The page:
Durre Mubin Raina is no stranger to wearing old clothes.
We're talking 10-15 years old.
That's because finding Indian and Pakistani clothing in Tucson hasn't always been an easy task. When she opened her own business in 2011, she wanted to make high-quality South Asian fashion more accessible to Tucsonans.
On Sunday, Raina's boutique Trendz and Traditionz, 4757 E. Fifth St., is partnering with the local TV show "Nuestra Hora con Lety" to put on a multicultural festival with mariachi music, ballet folklorico, food sold by local refugees and a fashion show featuring pieces from the boutique.The show will also be filming at the event.
Leticia Ortiz, the host and producer of the show, has been partnering with Raina to do this for three years, making the event a cultural fusion. The women became friends around 2011.
"She's really involved with the Tucson Hispanic Chamber of Commerce and really loves our culture and community..." Ortiz says. "Every time I interview her I say she's my sister from another country and another mother. And she says the same."
Raina does this festival twice a year, donating 25 percent of sales to the Noor Women's Association, a local nonprofit that helps refugee women. She says her Muslim faith compels her to help others. She has been helping refugees for years, even giving them opportunities for work at her boutique.
Raina, who is in her early 40s, says she moved to Tucson from Pakistan as a 16-year-old when her family made the transition to be near Raina's newly-married sister.
She went to Canyon del Oro High School and the University of Arizona, but never lost her appreciation for her culture.
She remembers dressing her high school friends in Pakistani clothing and bringing her mom's cooking to parties.
"Whenever I would wear jeans, my friends were like, 'What are you doing?'" she recalls, laughing.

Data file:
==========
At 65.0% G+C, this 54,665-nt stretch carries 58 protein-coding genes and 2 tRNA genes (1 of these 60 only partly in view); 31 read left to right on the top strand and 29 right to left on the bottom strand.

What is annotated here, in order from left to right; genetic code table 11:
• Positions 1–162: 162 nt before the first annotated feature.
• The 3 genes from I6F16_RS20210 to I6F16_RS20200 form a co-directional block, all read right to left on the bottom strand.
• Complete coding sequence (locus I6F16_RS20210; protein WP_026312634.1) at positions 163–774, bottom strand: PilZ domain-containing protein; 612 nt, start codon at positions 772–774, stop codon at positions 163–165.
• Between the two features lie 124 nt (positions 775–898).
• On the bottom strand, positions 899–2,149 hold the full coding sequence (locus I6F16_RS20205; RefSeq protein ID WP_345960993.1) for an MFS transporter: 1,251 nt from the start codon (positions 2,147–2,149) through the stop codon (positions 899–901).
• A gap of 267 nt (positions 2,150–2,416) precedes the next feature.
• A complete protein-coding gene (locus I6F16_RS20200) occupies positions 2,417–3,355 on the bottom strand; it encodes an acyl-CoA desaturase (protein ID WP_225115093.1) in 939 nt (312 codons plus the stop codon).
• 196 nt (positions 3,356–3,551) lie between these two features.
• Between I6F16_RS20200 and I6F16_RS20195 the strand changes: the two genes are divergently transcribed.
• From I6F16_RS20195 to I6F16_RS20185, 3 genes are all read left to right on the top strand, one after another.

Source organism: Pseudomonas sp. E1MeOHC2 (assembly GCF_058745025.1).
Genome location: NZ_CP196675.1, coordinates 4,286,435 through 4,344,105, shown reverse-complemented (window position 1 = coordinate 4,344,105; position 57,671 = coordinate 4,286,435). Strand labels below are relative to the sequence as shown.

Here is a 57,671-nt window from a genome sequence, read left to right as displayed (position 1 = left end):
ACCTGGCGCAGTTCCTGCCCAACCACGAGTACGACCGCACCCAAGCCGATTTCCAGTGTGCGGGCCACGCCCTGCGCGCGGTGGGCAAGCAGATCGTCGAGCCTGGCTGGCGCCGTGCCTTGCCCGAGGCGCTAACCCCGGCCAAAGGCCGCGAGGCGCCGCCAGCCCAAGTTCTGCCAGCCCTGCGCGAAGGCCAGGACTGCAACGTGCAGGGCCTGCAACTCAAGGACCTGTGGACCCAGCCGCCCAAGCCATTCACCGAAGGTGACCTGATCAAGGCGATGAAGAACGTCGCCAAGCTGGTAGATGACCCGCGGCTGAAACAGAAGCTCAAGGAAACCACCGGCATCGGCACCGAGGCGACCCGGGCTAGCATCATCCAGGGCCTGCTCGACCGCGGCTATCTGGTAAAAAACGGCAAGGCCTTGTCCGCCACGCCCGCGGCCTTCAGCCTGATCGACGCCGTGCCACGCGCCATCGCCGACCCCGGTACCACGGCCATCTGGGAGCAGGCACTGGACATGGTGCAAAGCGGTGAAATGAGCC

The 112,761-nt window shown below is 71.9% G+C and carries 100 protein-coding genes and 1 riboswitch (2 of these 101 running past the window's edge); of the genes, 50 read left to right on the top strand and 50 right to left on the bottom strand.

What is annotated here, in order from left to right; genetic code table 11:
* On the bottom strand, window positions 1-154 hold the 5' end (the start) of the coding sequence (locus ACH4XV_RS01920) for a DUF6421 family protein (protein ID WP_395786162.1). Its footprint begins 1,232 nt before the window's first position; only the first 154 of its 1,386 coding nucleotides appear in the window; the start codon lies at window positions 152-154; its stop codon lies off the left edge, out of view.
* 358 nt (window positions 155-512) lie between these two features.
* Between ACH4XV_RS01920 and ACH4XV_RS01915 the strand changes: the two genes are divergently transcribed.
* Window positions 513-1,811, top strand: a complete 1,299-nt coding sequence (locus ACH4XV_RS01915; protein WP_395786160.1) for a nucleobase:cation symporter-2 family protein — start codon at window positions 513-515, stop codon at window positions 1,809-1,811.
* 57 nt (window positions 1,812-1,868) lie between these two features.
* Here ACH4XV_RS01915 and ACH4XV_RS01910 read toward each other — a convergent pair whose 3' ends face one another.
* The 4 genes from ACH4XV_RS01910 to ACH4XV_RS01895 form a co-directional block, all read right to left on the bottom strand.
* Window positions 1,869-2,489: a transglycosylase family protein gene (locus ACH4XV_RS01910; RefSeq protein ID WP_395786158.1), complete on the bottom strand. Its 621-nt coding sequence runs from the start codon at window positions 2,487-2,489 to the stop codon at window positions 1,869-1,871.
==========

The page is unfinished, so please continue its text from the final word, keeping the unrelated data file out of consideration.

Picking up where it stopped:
But asking someone to bring back clothing from Pakistan can be iffy — you never know what quality you'll get.
Although she was pre-med at the UA, Raina always toyed with the idea of going into business.
"My family didn't want me to do anything," she says, laughing. "We are people who do community work, stay home and take care of the kids. Women don't work unless they're doctors or scientists."
But with her own kids grown, she decided to go for it.
Prices range from $20 for cheaper kurtas (like a tunic) and pants and range into the hundreds for higher-end pieces ordered directly from designers or handmade. She can also do custom-orders and sells jewelry and home goods such as rugs and runners.
Business is slow but this is a passion project she and her family are willing to invest in. Like the festival on Sunday.
"I have a passion for community work, and I keep doing it," she says.
If you go
What: Multi Culture Festival with food made by refugees for sale, a fashion show, mariachis and ballet folklorico performers.
When: Sunday, Dec. 9, noon to 4 p.m.
Where: Trendz and Traditionz Boutique, 4757 E. Fifth Street
Cost: Free, but bring money to buy food.
More info: Check out the Facebook event.